With the hype surrounding the release of Marvel’s 2018 film “Black Panther,” which features a predominantly black cast and is currently the seventh highest-grossing film ever in the United States, the pressure to make an album worthy of a billion-dollar film was tremendous. With a star-studded lineup and a variety of sounds curated by rapper Kendrick Lamar, “Black Panther: The Album” does not disappoint.

Choosing Kendrick to lead the album was a brilliant decision. The modern rap icon was happy to step away from the main stage and place the limelight on a variety of acts. Officially, he is featured in five songs, but his imprint is left on the entire album as he weaves in and out of every track. His input on other artists’ songs is reminiscent of his work in “DAMN.” He successfully plays the role of curator as well as writer as he has writing credits on all 14 tracks.

The result of his efforts? An album that perfectly corresponds with the film in both form and function.

The way the film portrays a variety of black experiences makes “Black Panther” special. The movie does not fall guilty to the Hollywood curse of applying a single story to a wide range of characters. The same complexity is present in Kendrick’s album. By not confining itself to solely one genre, instead “Black Panther: The Album” opts to bring many different musical styles and cultures together.

Since the album serves as part of a Marvel project intended to appeal to a wide audience, it is only natural that the biggest names contributed to its most pop-inspired tracks. Both SZA and Kendrick handle “All The Stars” with a grace that ears from all backgrounds can appreciate.

The record’s closer, “Pray For Me,” displays The Weeknd’s further forays into the pop world. Although his voice complements Kendrick’s well, this track was arguably not the best way to close out the album. This might be because Kendrick is more accustomed to taking a thematic, cohesive approach to his albums, a formula that “Black Panther: The Album” does not follow.

With regard to the rap on the album, Kendrick clearly gives the artists a high level of creative freedom. Sacramento group SOB x RBE brings precision and energy to “Paramedic,” a hard-hitting track that demands to be played. The upbeat, flute-filled “Big Shot” features a joyful Travis Scott. The album’s second single, “King’s Dead,” works wonders by integrating two rappers, Jay Rock and Future, who take distinct approaches to rap: The former relies on lyrical deftness, while the latter drenches his vocals in Auto-Tune and delivers meme-able squeaky bars.

What makes this album remarkable, though, is not just the introduction of new musical styles. The way Kendrick synthesizes South African and American sounds to create perfect matches is incredible. Take, for example, Babes Wodumo. The self-professed queen of Gqom, a genre of electronic house music from Durban, South Africa, was able to use her concretely South African style to help Bakersfield, Calif., singer Zacari experiment with a new sound on the track “Redemption.”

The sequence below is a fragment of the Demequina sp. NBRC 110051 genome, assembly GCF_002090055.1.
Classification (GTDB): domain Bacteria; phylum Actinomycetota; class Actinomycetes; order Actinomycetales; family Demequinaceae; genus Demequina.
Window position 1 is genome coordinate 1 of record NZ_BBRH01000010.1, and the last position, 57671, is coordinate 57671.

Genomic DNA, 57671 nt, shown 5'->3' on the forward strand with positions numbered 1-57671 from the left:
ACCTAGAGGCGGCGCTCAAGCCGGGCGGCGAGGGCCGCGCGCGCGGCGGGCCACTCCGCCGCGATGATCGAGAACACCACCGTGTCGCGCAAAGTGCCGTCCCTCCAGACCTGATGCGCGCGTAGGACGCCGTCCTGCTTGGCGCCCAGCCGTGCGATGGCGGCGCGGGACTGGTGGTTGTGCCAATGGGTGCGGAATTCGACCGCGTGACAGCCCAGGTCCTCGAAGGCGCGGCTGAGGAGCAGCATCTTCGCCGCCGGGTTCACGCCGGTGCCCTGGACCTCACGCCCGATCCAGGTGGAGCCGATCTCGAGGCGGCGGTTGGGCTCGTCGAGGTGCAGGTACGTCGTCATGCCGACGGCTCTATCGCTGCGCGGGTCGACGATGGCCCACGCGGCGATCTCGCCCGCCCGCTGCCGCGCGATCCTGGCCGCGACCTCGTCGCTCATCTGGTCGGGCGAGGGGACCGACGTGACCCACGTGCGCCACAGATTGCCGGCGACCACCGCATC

Sjava’s emotional effort in “Seasons” was a brilliant supplement to Mozzy and Reason’s bars. The fact that they sang in Zulu further contributes to the pro-African spirit that the film proudly exhibits. Those who sing and rap on their tracks in English, like Saudi and Yugen Blakrok, also display their dexterity.

Much of the lyricism in the album covers important personal and political material. In “Bloody Waters,” Ab-Soul describes the first time he witnessed a shooting: “I had to be about 9 when I first had seen it…they had a disagreement, they had to air it out.” Near the end of the album, Mozzy laments issues that plague black Americans in the 21st century, rapping “Trapped in the system, trafficking drugs / Modern-day slavery, African thugs.” In other cases, listeners are presented with love songs, like Khalid and Swae Lee’s “The Way” and Jorja Smith’s “I Am.”

Regardless of genre or lyrical theme, Kendrick and the slew of guests appear comfortable on every track. Their confidence is partly a result of the consistency in production. Most of the songs were produced by Top Dawg Entertainment’s in-house producer Sounwave, a long-time collaborator with Kendrick. Some might view this as detracting from the album; not only is the production mainly TDE-based, but there is not much geographical diversity regarding the artists as the majority hail from the American west coast.

As a whole, though, “Black Panther: The Album” corresponds well with the film as part of a watershed moment in diversifying Hollywood’s representation of black culture, in addition to standing as a testament to Kendrick’s skill as a curator and the versatility and talent of black musicians.

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